HOW URBAN DEVELOPMENT CONTRIBUTES TO THERMAL ENVIRONMENT VARIATION ---- A CASE STUDY IN NEW YORK CITY
The urban anthropogenic heat flux (AHF), which is one integral part of the deteriorating urban thermal environment, is seldom discussed for its ambiguity to accurately measure over heterogeneous land surfaces. Here, relying on remote sensing technology and meteorological models, AHF is estimated and illustrated on April 18, 2017 over NYC area. Furthermore, a few independent variables are developed in order to possibly explain the variations of anthropogenic heat flux, including road density, impervious surface area percent, building shape coefficient, standard deviation of building height and street canyon aspect ratio. On both community district and census tract level, four of the five variables (road density, impervious surface area percent, standard deviation of building height and street canyon aspect ratio) demonstrate steady significant linear relationships with anthropogenic heat flux. A final spatial error model suggests that 71.8% of AHF variation can be explained after spatial error term was incorporated. The results implicate that some planning and designing indices associated with urban developments like buildings and roads should be taken into consideration for a benign thermal environment. In this case, a compact sub-city level spatial unit with diversified building heights and minimum exploitation to pervious land is a good example in terms of AHF mitigation.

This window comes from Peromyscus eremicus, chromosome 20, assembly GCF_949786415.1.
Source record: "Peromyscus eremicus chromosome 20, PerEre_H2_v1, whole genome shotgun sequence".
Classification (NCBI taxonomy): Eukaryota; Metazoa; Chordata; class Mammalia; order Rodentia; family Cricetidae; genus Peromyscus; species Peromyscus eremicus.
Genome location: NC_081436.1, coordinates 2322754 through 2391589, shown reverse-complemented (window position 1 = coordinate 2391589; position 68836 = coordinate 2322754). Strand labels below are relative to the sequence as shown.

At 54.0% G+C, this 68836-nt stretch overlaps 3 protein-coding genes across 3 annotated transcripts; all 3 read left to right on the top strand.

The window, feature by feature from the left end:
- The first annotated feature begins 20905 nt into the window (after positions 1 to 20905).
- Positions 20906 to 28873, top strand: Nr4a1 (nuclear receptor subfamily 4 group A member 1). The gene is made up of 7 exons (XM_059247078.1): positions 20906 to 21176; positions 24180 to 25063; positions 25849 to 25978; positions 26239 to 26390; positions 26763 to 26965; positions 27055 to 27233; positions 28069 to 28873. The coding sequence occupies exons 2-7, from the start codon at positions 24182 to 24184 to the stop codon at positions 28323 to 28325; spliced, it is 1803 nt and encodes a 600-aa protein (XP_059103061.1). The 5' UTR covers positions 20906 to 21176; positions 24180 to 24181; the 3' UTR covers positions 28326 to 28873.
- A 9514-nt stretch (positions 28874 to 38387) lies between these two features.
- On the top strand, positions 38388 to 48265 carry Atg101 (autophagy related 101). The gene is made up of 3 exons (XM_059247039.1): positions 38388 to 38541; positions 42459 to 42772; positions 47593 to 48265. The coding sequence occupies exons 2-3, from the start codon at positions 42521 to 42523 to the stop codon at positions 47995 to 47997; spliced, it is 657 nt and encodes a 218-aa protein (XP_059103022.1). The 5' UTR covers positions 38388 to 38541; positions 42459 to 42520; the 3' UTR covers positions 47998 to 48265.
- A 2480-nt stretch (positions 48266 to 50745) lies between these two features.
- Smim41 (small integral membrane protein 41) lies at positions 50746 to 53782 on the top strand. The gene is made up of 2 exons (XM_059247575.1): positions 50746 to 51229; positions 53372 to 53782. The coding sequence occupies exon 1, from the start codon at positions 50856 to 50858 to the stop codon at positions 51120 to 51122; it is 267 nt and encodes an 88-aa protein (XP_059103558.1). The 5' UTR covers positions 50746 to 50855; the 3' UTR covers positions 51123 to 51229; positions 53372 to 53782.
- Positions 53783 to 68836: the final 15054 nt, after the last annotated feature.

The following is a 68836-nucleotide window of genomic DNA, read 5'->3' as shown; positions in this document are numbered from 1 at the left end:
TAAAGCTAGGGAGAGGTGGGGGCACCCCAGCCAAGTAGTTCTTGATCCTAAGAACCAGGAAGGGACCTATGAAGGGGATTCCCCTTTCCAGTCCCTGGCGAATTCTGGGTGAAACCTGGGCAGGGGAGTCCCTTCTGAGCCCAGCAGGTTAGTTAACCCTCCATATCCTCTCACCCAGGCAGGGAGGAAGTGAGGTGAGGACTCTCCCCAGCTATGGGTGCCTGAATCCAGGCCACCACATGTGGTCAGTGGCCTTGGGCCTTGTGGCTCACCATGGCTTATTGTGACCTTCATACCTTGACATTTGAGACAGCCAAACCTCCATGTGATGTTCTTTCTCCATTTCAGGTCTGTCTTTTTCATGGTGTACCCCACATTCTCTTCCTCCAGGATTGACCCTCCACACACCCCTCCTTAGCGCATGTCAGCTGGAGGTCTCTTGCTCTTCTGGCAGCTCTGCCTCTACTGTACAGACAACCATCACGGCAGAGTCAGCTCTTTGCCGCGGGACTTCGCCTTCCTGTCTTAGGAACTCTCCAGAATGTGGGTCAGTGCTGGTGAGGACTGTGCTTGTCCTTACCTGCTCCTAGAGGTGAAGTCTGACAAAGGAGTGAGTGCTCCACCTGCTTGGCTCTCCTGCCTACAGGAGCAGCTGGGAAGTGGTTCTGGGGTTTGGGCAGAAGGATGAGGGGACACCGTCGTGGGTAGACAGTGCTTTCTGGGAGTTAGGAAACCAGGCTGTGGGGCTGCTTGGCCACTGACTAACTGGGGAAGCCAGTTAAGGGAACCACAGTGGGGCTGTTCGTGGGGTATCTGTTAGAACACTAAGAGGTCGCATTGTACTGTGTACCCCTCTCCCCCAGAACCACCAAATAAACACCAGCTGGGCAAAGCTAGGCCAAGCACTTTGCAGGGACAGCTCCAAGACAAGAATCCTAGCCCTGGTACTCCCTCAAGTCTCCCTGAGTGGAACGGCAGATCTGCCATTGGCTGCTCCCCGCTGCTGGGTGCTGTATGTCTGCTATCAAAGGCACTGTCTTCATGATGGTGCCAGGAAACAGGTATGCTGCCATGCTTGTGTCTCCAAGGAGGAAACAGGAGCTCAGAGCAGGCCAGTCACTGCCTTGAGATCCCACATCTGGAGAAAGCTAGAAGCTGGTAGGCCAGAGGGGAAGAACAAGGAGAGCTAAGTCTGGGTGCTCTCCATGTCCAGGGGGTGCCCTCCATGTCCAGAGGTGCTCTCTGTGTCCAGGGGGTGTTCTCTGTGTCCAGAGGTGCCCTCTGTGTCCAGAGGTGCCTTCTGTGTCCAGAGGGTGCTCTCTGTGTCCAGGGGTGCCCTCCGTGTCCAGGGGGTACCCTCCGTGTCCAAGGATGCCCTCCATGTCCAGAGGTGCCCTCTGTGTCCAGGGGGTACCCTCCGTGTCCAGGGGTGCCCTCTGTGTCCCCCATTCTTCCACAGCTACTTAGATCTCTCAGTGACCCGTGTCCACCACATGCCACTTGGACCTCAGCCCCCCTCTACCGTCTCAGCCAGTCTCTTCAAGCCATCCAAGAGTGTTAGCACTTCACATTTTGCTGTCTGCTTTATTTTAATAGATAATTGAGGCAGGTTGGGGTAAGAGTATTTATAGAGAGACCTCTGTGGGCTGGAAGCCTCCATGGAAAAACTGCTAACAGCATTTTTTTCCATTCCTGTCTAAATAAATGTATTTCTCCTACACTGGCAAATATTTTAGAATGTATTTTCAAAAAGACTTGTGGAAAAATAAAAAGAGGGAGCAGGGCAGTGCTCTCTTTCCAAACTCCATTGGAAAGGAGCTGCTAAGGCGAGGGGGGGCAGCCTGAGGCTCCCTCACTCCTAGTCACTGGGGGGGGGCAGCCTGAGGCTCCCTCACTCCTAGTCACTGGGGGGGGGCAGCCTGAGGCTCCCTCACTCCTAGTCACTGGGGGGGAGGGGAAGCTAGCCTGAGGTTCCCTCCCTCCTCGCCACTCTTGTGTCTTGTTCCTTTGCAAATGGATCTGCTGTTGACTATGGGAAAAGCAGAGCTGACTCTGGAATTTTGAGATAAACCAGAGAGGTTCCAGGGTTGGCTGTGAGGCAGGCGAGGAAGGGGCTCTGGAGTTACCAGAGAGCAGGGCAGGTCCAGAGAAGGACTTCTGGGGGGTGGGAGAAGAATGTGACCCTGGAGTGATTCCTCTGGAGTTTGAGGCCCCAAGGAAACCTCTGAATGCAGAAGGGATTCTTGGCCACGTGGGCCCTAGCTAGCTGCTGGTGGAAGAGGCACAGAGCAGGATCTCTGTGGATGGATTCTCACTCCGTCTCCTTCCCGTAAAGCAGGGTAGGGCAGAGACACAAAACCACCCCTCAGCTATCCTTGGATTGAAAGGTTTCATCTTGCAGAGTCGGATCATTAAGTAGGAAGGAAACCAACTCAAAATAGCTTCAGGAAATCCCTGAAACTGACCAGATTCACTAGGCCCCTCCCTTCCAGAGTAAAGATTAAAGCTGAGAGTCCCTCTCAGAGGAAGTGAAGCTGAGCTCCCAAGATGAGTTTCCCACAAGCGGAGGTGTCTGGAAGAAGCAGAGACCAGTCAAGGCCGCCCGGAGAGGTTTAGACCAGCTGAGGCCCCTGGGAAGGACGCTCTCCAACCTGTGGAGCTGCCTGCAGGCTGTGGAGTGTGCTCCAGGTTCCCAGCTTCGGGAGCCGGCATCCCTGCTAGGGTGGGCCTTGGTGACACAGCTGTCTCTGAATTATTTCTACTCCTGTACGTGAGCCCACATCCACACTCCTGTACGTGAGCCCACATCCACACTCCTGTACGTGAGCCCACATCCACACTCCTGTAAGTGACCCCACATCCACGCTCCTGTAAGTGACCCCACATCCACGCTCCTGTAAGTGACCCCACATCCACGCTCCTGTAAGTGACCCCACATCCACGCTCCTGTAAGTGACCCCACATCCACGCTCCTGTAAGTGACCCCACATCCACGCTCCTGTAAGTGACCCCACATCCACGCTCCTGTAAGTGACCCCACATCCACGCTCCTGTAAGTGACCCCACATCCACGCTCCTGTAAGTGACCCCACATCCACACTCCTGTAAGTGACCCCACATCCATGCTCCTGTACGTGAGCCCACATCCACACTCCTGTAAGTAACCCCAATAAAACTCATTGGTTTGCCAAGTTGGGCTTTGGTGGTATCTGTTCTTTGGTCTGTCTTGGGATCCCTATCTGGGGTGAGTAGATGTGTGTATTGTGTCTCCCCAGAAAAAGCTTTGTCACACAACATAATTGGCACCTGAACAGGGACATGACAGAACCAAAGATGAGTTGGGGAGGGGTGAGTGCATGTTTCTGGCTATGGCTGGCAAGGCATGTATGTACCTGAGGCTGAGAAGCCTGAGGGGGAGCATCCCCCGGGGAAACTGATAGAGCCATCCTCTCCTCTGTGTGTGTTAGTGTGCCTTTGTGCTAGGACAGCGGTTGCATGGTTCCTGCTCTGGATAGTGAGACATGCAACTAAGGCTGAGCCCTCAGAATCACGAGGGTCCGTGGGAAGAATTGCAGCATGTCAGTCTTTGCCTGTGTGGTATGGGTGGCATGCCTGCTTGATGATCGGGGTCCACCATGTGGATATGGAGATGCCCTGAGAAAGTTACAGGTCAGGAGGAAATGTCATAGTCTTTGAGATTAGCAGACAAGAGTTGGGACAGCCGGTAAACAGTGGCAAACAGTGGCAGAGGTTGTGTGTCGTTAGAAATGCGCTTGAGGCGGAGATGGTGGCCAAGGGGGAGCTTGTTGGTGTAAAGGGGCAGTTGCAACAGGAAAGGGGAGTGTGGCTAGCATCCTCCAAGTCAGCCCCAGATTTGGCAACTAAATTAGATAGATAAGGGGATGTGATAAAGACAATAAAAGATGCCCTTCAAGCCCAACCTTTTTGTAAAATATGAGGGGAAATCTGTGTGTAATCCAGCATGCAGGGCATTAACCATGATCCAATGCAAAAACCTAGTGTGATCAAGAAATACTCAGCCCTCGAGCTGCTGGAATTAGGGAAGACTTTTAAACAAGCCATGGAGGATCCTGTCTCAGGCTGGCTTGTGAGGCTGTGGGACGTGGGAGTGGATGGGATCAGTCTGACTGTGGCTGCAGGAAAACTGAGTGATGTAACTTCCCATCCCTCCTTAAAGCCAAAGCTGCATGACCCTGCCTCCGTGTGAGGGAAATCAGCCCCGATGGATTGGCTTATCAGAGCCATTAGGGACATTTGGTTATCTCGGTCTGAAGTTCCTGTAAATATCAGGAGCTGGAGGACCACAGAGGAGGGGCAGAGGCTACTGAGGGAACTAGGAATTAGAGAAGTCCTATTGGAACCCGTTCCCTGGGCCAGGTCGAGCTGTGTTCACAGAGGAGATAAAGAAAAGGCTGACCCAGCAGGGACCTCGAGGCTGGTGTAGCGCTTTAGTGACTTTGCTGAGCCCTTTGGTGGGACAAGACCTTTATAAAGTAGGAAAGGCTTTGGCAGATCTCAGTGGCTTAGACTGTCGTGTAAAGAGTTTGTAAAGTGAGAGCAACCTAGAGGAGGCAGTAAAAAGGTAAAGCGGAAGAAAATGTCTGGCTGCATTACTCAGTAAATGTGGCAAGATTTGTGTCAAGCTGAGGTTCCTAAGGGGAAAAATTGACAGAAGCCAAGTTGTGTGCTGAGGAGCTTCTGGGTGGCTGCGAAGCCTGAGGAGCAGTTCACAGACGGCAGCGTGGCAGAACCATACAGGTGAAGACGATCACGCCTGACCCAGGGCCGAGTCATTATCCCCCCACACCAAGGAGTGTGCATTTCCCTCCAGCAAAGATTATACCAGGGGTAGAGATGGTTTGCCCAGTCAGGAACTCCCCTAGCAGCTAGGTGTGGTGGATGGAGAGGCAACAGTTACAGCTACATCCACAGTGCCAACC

Anthropogenic Heat; Urban Planning and Designing; Regional studies; Remote sensing; Environmental studies; Atmospheric sciences
Donaghy, Kieran Patrick
Schmidt, Stephan J.
M.S., Regional Science
Master of Science
dissertation or thesis